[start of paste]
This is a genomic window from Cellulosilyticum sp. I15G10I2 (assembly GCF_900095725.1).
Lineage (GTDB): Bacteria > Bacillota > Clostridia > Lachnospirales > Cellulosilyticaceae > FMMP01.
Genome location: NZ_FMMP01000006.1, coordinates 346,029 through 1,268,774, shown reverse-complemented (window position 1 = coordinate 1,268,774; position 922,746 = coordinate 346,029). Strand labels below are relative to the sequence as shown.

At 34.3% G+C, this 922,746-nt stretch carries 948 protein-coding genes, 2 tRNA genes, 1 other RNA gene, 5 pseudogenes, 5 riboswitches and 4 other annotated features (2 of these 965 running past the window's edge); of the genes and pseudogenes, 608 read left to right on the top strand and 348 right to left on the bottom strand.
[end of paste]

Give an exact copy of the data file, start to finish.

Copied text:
This is a genomic window from Cellulosilyticum sp. I15G10I2 (assembly GCF_900095725.1).
Lineage (GTDB): Bacteria > Bacillota > Clostridia > Lachnospirales > Cellulosilyticaceae > FMMP01.
Genome location: NZ_FMMP01000006.1, coordinates 346,029 through 1,268,774, shown reverse-complemented (window position 1 = coordinate 1,268,774; position 922,746 = coordinate 346,029). Strand labels below are relative to the sequence as shown.

At 34.3% G+C, this 922,746-nt stretch carries 948 protein-coding genes, 2 tRNA genes, 1 other RNA gene, 5 pseudogenes, 5 riboswitches and 4 other annotated features (2 of these 965 running past the window's edge); of the genes and pseudogenes, 608 read left to right on the top strand and 348 right to left on the bottom strand.